The conceptions of pure reason- we do not here speak of the possibility of them- are not obtained by reflection, but by inference or conclusion. The conceptions of understanding are also cogitated a priori antecedently to experience, and render it possible; but they contain nothing but the unity of reflection upon phenomena, in so far as these must necessarily belong to a possible empirical consciousness. Through them alone are cognition and the determination of an object possible. It is from them, accordingly, that we receive material for reasoning, and antecedently to them we possess no a priori conceptions of objects from which they might be deduced, On the other hand, the sole basis of their objective reality consists in the necessity imposed on them, as containing the intellectual form of all experience, of restricting their application and influence to the sphere of experience.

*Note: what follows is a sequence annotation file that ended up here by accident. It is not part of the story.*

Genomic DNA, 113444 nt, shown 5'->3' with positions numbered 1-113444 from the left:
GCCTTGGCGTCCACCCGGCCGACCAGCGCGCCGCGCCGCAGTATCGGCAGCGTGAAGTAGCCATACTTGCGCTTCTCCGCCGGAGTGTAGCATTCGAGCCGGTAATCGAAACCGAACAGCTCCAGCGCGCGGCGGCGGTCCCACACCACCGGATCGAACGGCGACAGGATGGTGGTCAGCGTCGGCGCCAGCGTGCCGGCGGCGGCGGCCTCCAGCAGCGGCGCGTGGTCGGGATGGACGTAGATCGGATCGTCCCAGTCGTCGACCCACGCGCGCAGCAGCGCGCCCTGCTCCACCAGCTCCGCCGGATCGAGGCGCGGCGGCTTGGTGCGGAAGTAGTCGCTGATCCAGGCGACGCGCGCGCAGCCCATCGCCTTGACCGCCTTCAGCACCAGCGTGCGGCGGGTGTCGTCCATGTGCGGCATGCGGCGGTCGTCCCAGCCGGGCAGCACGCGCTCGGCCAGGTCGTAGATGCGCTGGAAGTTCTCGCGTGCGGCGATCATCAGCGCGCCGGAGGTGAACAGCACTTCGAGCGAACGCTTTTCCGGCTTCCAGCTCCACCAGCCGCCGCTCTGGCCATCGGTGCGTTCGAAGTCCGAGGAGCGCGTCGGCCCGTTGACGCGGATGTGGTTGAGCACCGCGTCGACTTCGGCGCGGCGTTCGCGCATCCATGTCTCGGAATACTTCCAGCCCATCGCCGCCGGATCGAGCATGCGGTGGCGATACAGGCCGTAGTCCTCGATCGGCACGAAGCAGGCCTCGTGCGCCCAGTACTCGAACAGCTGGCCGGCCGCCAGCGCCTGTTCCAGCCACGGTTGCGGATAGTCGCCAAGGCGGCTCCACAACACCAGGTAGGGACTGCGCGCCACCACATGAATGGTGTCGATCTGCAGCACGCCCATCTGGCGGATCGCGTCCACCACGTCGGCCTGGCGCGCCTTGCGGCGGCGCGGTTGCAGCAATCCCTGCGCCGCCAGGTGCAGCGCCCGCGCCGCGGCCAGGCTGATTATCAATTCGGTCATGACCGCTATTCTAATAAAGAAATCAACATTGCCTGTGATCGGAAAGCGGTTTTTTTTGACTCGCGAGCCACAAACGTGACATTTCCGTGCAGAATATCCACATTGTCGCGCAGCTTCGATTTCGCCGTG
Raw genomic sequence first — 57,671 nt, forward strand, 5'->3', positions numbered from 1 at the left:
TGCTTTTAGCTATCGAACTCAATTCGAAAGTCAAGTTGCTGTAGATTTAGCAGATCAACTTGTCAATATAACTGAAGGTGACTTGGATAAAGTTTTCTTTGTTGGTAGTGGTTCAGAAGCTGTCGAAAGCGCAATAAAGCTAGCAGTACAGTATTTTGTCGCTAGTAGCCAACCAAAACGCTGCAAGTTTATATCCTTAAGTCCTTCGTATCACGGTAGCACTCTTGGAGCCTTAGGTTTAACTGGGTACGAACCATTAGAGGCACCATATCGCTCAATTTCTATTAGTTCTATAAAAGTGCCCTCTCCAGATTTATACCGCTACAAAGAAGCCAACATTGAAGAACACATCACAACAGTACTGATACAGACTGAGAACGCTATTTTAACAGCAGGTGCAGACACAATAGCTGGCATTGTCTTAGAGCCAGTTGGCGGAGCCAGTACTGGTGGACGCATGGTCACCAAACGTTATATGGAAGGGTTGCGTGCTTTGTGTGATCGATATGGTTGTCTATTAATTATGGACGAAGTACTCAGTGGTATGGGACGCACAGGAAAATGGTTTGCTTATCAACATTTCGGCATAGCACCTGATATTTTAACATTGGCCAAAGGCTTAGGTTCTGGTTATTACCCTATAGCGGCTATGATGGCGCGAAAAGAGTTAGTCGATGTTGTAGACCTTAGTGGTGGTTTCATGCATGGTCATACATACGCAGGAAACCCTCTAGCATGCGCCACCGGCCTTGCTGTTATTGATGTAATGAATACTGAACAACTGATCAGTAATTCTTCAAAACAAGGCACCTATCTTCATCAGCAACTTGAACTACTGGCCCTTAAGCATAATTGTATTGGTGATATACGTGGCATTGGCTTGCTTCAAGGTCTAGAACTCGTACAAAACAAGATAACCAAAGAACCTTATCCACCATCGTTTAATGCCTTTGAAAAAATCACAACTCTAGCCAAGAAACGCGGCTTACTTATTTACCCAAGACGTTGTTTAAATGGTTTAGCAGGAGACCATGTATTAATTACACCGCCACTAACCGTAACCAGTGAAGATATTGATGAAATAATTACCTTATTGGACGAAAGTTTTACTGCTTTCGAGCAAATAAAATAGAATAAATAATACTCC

But the term, conception of reason, or rational conception, itself indicates that it does not confine itself within the limits of experience, because its object-matter is a cognition, of which every empirical cognition is but a part- nay, the whole of possible experience may be itself but a part of it- a cognition to which no actual experience ever fully attains, although it does always pertain to it. The aim of rational conceptions is the comprehension, as that of the conceptions of understanding is the understanding of perceptions. If they contain the unconditioned, they relate to that to which all experience is subordinate, but which is never itself an object of experience- that towards which reason tends in all its conclusions from experience, and by the standard of which it estimates the degree of their empirical use, but which is never itself an element in an empirical synthesis. If, notwithstanding, such conceptions possess objective validity, they may be called conceptus ratiocinati (conceptions legitimately concluded); in cases where they do not, they have been admitted on account of having the appearance of being correctly concluded, and may be called conceptus ratiocinantes (sophistical conceptions). But as this can only be sufficiently demonstrated in that part of our treatise which relates to the dialectical conclusions of reason, we shall omit any consideration of it in this place. As we called the pure conceptions of the understanding categories, we shall also distinguish those of pure reason by a new name and call them transcendental ideas. These terms, however, we must in the first place explain and justify.